J. D. Souther

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JD Souther
JD Souther.JPG
Born John David Souther
(1945-11-02) November 2, 1945 (age 70)
Detroit, Michigan, U.S.
Occupation musician, singer-songwriter, actor
Years active 1970s–present
Website www.jdsouther.net
Musical career
Genres Rock, country
  • Guitar
  • Vocals
Labels Elektra
Associated acts Eagles, Longbranch Pennywhistle, James Taylor, Linda Ronstadt, Souther-Hillman-Furay Band,

John David Souther or JD Souther (born November 2, 1945) is an American musician, singer-songwriter, and actor. He has written and co-written songs recorded by artists such as Linda Ronstadt and the Eagles.


Souther was born in Detroit, Michigan, and raised in Amarillo, Texas. As a musician and songwriter, he was greatly influenced in his formative years by fellow Texas rock and roll icon, Roy Orbison. After moving to Los Angeles, California, in the late 1960s, he met musician and songwriter, Glenn Frey and the two became roommates and musical collaborators. Souther and Frey formed a folk duo called Longbranch Pennywhistle. Their lone album was released in 1970 on Jimmy Bowen's Amos Records.

After recording an eponymous solo album in 1972 Souther teamed up with Chris Hillman and Richie Furay to form the Souther Hillman Furay Band. The group released two albums, but creative tensions and lack of record sales led to the band's demise.

Souther is probably best known for his songwriting abilities, especially in the field of country rock. He co-wrote some of the biggest hits for the Eagles, including "Best of My Love", "Victim of Love", "Heartache Tonight", and "New Kid in Town". "How Long", which appears on the Eagles' Long Road Out of Eden, was written by Souther and originally recorded on his first solo album in 1972.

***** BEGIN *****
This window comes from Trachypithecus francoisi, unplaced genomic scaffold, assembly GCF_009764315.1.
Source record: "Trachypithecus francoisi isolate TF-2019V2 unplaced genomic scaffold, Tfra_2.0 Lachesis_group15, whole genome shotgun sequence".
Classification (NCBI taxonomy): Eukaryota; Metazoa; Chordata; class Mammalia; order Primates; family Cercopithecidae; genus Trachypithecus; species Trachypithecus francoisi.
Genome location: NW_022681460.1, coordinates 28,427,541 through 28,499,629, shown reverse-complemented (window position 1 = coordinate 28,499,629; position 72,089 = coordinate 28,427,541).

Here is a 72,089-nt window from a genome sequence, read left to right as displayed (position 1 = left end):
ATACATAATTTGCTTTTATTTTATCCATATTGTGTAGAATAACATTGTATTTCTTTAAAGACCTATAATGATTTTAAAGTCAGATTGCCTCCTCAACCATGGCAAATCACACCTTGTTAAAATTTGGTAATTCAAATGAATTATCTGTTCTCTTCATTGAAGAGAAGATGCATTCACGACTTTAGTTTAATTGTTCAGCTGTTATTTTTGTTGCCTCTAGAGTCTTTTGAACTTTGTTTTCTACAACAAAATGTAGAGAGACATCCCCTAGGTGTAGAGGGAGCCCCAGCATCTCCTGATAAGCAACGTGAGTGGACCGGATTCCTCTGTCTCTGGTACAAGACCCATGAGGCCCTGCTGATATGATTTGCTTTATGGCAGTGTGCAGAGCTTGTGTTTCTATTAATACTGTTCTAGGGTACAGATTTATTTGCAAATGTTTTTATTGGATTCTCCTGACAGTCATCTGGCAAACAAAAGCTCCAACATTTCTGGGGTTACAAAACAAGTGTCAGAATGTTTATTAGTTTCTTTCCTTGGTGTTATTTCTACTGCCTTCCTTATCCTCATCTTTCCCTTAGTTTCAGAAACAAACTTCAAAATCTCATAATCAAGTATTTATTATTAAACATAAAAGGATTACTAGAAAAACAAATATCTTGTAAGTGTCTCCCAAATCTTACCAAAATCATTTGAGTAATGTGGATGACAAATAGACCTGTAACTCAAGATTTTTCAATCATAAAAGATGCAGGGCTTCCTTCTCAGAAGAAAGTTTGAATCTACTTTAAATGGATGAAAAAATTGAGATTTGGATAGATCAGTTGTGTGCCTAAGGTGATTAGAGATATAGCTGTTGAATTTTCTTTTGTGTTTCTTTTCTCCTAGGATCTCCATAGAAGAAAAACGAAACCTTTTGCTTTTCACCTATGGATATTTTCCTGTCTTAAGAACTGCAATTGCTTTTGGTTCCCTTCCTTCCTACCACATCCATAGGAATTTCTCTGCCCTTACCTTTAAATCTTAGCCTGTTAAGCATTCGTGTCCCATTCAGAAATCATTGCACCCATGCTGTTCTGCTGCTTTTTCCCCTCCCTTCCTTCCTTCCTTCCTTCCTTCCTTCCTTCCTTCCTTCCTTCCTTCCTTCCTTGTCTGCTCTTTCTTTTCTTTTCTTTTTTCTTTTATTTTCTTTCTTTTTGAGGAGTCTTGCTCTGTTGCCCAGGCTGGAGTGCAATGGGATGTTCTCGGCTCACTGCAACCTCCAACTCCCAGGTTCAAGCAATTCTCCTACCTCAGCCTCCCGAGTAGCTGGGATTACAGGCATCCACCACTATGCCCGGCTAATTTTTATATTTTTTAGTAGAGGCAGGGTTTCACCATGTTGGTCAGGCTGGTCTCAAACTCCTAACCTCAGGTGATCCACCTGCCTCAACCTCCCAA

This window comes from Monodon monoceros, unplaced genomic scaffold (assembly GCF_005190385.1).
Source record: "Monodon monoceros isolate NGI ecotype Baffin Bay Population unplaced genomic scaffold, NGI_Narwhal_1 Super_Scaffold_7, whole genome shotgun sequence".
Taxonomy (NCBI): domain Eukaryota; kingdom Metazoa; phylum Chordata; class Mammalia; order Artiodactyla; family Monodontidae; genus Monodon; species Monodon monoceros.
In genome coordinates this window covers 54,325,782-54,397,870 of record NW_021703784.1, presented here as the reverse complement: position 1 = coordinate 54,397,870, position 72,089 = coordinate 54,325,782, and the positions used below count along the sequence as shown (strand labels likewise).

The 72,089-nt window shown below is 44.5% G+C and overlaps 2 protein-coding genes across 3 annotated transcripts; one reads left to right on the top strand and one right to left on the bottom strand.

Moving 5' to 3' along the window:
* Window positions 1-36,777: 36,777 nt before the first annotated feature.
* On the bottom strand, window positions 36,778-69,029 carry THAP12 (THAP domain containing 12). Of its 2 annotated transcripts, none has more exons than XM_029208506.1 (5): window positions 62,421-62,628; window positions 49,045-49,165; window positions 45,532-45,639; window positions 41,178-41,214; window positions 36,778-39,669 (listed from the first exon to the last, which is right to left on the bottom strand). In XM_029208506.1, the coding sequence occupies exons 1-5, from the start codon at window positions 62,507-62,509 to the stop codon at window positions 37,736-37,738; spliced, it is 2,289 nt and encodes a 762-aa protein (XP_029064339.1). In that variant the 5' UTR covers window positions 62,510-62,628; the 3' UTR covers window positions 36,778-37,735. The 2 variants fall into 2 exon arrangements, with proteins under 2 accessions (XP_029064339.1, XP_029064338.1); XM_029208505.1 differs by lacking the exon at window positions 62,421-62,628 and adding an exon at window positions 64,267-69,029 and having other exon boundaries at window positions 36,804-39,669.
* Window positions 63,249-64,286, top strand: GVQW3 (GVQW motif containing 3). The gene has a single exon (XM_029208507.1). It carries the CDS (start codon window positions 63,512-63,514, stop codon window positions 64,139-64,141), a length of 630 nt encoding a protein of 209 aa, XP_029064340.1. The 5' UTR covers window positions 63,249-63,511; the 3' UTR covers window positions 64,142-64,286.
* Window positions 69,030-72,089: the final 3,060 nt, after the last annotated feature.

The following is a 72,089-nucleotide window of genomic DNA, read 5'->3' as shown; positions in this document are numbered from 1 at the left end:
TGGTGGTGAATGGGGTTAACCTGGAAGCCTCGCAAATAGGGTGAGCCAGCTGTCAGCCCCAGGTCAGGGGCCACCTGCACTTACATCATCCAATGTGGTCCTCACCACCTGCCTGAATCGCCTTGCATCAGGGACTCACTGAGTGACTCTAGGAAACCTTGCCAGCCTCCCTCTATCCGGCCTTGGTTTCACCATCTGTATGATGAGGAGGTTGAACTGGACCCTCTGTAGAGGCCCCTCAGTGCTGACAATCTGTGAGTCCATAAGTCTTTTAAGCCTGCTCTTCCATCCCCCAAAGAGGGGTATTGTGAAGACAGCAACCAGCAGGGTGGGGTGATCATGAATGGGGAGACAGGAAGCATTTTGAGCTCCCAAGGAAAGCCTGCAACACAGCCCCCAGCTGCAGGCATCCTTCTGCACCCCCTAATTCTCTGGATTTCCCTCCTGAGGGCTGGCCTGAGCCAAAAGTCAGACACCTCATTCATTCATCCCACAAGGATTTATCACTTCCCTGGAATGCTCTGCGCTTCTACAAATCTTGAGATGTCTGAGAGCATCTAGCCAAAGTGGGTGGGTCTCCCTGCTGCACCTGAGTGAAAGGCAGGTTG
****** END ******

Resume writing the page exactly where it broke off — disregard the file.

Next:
He wrote "Run Like a Thief" which appeared on Home Plate by Bonnie Raitt in 1975.

Souther briefly dated Linda Ronstadt, co-produced her Don't Cry Now album, and wrote songs for several of her multi-platinum albums, including "Faithless Love" from Heart Like a Wheel and "White Rhythm and Blues" on Living in the USA. Souther also recorded several duets with Ronstadt, including "Hasten Down the Wind," "Prisoner in Disguise," "Sometimes You Can't Win", and "Hearts Against the Wind" which was featured in the 1980 film Urban Cowboy.

Souther has also contributed as a singer to works written by other artists, including backing vocals with Don Henley on "The Light Is On" for Christopher Cross on his eponymous debut album; on the songs "False Faces" and "Loose Ends" on the late Dan Fogelberg's 1976 LP Nether Lands; and, with Fogelberg, on "The Hot Damn Brothers" on Fogelberg's 1975 LP Captured Angel.

He scored his biggest hit with the 1979 song "You're Only Lonely", from the album of the same name, which reached number 7 on the Billboard Hot 100 and held the #1 spot on Billboard's Adult Contemporary chart for five consecutive weeks. A collaboration with his old friend James Taylor called "Her Town Too" (from Taylor's platinum-certified Dad Loves His Work album) reached #11 on the Hot 100 and went Top Five on AC radio in 1981.